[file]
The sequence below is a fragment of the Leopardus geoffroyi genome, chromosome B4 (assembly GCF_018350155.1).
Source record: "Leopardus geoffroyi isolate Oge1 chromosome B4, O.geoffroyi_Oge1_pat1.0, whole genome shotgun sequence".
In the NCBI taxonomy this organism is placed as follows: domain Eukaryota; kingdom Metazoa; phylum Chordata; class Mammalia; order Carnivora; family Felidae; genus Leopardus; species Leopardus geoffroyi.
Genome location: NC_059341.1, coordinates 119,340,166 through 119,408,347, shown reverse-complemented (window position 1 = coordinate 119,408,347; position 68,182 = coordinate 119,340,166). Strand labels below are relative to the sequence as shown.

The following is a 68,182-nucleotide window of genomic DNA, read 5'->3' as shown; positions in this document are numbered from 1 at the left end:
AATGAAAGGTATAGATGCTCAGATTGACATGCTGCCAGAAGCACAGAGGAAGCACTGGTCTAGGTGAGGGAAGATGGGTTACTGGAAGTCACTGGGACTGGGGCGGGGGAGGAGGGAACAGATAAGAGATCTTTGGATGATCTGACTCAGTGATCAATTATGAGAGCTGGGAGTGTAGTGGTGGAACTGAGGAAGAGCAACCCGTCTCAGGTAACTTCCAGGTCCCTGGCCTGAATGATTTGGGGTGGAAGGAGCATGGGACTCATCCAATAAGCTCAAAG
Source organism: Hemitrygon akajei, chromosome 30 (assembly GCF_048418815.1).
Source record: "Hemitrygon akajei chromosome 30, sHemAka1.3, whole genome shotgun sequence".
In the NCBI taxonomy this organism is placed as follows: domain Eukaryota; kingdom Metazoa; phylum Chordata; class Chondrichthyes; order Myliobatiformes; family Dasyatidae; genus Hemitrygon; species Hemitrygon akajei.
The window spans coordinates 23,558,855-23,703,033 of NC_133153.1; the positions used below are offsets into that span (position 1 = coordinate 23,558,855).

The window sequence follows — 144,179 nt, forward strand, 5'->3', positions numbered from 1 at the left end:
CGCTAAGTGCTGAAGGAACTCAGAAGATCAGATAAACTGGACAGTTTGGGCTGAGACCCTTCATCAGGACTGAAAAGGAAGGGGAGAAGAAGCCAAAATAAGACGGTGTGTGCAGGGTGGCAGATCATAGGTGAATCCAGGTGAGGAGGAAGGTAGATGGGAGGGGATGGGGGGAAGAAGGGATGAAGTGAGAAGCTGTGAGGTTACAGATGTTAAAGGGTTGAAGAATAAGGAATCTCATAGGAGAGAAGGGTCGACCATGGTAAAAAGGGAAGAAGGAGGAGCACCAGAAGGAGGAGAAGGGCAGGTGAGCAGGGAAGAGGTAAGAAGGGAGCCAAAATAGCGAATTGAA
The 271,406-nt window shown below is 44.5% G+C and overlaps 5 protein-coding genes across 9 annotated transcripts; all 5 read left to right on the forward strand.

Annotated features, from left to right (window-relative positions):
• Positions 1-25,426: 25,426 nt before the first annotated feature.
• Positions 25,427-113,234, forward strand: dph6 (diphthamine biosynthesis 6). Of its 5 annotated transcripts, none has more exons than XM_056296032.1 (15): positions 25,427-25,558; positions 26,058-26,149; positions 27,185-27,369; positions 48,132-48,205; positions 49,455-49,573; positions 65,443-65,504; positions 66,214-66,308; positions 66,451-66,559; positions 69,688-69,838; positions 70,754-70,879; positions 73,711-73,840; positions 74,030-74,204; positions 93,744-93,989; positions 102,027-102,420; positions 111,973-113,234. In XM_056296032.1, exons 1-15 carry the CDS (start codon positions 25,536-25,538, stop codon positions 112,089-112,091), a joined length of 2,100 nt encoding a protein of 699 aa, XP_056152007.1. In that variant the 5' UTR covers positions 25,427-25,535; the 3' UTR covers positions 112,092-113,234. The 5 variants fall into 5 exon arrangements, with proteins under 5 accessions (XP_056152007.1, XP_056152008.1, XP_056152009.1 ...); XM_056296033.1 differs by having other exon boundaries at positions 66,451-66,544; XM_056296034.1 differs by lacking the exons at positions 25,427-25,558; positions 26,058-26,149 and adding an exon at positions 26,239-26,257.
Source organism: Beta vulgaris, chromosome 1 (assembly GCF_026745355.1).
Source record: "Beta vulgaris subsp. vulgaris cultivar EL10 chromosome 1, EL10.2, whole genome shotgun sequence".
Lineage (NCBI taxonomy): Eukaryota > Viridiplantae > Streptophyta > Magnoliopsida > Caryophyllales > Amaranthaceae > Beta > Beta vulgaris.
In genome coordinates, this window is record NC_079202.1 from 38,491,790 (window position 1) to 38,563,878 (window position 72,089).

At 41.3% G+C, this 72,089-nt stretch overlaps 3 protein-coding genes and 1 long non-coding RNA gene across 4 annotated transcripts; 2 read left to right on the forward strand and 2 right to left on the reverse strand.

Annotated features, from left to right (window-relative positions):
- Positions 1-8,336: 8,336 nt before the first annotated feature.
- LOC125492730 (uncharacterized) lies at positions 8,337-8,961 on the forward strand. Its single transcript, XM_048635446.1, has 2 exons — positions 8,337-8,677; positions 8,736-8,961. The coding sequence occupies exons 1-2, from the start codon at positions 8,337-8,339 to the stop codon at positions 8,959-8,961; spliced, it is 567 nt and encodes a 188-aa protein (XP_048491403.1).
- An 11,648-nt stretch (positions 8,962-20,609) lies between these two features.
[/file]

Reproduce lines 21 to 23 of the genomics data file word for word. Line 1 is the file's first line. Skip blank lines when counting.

At 41.3% G+C, this 72,089-nt stretch overlaps 3 protein-coding genes and 1 long non-coding RNA gene across 4 annotated transcripts; 2 read left to right on the forward strand and 2 right to left on the reverse strand.

Annotated features, from left to right (window-relative positions):
- Positions 1-8,336: 8,336 nt before the first annotated feature.